3

So, a tweet included this image.

musical score with incidental face

https://twitter.com/sognandoy/status/797952576830328832

This appears to be declaring that these two chords are tied together (legato) and distinctly separate (staccato). How would this be played?

  • 4
    With a smile on your face? – Kyle Nov 14 '16 at 14:40
  • This looks like keyboard music, and unless you have more tentacles than an octopus, you can't play the notes any other way but detached. Really, this sort of marking is more decorative than useful - especially since it's in parentheses. Also, the twitter link is meaningless for non-Japanese readers! – user19146 Nov 14 '16 at 19:35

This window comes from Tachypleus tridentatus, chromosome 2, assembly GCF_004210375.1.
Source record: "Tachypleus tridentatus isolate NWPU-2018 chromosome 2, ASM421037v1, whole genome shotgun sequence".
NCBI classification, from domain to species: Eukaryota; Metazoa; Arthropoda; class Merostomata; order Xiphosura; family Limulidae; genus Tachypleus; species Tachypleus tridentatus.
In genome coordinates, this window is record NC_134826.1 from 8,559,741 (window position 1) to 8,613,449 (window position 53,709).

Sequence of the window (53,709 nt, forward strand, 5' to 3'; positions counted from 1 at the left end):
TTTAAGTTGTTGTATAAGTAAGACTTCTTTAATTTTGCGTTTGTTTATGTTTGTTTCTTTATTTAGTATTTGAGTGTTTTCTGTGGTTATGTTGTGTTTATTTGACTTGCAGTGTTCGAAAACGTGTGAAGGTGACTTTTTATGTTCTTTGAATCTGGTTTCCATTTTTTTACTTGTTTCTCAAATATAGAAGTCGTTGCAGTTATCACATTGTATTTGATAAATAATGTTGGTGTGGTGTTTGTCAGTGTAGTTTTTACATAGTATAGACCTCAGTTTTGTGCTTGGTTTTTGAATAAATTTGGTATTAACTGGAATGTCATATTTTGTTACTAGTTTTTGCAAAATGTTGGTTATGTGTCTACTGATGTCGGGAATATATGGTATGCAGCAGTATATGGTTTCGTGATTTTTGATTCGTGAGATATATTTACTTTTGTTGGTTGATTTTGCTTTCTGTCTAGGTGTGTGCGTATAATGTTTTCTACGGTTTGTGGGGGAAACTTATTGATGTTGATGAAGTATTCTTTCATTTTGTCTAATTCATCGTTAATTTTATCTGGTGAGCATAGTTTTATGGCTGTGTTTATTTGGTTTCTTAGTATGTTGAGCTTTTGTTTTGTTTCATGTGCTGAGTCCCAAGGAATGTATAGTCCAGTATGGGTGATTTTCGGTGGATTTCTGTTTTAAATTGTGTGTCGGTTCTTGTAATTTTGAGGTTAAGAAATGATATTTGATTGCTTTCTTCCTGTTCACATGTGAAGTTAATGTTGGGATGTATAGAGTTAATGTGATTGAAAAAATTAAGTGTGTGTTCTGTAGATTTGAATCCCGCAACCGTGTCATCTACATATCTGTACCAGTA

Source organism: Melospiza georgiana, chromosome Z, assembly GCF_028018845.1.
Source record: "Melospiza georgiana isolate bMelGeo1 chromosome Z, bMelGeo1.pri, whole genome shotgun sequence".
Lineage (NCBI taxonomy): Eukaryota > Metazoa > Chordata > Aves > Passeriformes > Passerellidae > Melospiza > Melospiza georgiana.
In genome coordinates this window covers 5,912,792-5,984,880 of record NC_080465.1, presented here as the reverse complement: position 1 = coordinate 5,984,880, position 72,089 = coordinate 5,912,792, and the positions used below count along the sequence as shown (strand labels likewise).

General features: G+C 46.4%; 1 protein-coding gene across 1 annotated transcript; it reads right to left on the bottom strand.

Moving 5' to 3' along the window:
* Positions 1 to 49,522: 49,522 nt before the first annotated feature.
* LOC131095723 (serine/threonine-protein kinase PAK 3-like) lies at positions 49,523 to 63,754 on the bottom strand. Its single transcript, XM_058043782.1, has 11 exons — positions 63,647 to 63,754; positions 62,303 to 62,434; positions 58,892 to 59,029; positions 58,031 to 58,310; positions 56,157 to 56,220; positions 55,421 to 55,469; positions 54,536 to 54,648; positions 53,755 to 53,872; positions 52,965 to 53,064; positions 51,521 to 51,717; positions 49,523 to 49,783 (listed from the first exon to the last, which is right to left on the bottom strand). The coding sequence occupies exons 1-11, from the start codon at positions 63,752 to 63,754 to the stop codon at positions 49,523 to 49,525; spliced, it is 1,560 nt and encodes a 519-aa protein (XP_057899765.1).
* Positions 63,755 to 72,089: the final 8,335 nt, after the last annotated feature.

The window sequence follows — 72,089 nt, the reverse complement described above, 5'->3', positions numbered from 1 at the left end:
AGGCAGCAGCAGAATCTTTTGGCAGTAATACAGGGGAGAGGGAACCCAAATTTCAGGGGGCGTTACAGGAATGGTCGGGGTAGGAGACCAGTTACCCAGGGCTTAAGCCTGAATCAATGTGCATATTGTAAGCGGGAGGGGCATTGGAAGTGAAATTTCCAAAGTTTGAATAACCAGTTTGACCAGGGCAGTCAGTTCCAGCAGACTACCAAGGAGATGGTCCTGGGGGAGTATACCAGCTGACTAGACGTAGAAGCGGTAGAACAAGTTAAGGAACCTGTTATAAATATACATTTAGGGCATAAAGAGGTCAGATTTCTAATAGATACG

2

This (I believe) is usually used for string instruments, where the intention is that the notes are played staccato, but together on the same bowstring. I don't think it is used much these days though.

On piano, I think the idea is to imitate the string sound in a portato fashion

  • German Wikipedia adds the following recipe for keyboard: release the keys between the notes, as with staccato, but press more firmly and longer than with staccato. – guidot Nov 14 '16 at 15:26

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